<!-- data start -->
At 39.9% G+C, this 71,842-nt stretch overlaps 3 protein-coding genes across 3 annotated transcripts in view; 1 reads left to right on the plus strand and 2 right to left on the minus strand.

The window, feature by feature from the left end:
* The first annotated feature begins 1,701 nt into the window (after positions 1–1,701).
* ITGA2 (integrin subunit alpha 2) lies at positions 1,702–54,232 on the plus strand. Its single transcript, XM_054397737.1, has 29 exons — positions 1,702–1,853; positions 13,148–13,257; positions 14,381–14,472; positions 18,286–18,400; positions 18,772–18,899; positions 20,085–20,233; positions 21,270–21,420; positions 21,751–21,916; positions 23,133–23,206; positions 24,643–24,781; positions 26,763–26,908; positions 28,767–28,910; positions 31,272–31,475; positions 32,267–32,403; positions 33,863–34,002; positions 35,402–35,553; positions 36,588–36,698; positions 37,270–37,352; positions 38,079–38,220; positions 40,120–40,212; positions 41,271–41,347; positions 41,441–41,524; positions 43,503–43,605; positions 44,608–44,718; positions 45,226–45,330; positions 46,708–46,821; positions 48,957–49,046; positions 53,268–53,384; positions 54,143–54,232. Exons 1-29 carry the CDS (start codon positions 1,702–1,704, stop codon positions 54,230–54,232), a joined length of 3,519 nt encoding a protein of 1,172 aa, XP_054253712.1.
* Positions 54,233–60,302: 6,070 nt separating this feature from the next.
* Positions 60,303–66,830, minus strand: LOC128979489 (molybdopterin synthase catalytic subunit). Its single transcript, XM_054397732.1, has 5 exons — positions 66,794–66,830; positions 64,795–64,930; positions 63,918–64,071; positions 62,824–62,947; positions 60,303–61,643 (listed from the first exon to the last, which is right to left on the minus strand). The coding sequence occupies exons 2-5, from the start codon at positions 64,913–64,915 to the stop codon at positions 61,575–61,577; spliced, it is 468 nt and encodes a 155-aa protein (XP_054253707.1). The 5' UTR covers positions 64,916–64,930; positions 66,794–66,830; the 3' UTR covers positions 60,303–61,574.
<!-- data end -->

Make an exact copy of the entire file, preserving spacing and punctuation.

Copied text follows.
At 39.9% G+C, this 71,842-nt stretch overlaps 3 protein-coding genes across 3 annotated transcripts in view; 1 reads left to right on the plus strand and 2 right to left on the minus strand.

The window, feature by feature from the left end:
* The first annotated feature begins 1,701 nt into the window (after positions 1–1,701).
* ITGA2 (integrin subunit alpha 2) lies at positions 1,702–54,232 on the plus strand. Its single transcript, XM_054397737.1, has 29 exons — positions 1,702–1,853; positions 13,148–13,257; positions 14,381–14,472; positions 18,286–18,400; positions 18,772–18,899; positions 20,085–20,233; positions 21,270–21,420; positions 21,751–21,916; positions 23,133–23,206; positions 24,643–24,781; positions 26,763–26,908; positions 28,767–28,910; positions 31,272–31,475; positions 32,267–32,403; positions 33,863–34,002; positions 35,402–35,553; positions 36,588–36,698; positions 37,270–37,352; positions 38,079–38,220; positions 40,120–40,212; positions 41,271–41,347; positions 41,441–41,524; positions 43,503–43,605; positions 44,608–44,718; positions 45,226–45,330; positions 46,708–46,821; positions 48,957–49,046; positions 53,268–53,384; positions 54,143–54,232. Exons 1-29 carry the CDS (start codon positions 1,702–1,704, stop codon positions 54,230–54,232), a joined length of 3,519 nt encoding a protein of 1,172 aa, XP_054253712.1.
* Positions 54,233–60,302: 6,070 nt separating this feature from the next.
* Positions 60,303–66,830, minus strand: LOC128979489 (molybdopterin synthase catalytic subunit). Its single transcript, XM_054397732.1, has 5 exons — positions 66,794–66,830; positions 64,795–64,930; positions 63,918–64,071; positions 62,824–62,947; positions 60,303–61,643 (listed from the first exon to the last, which is right to left on the minus strand). The coding sequence occupies exons 2-5, from the start codon at positions 64,913–64,915 to the stop codon at positions 61,575–61,577; spliced, it is 468 nt and encodes a 155-aa protein (XP_054253707.1). The 5' UTR covers positions 64,916–64,930; positions 66,794–66,830; the 3' UTR covers positions 60,303–61,574.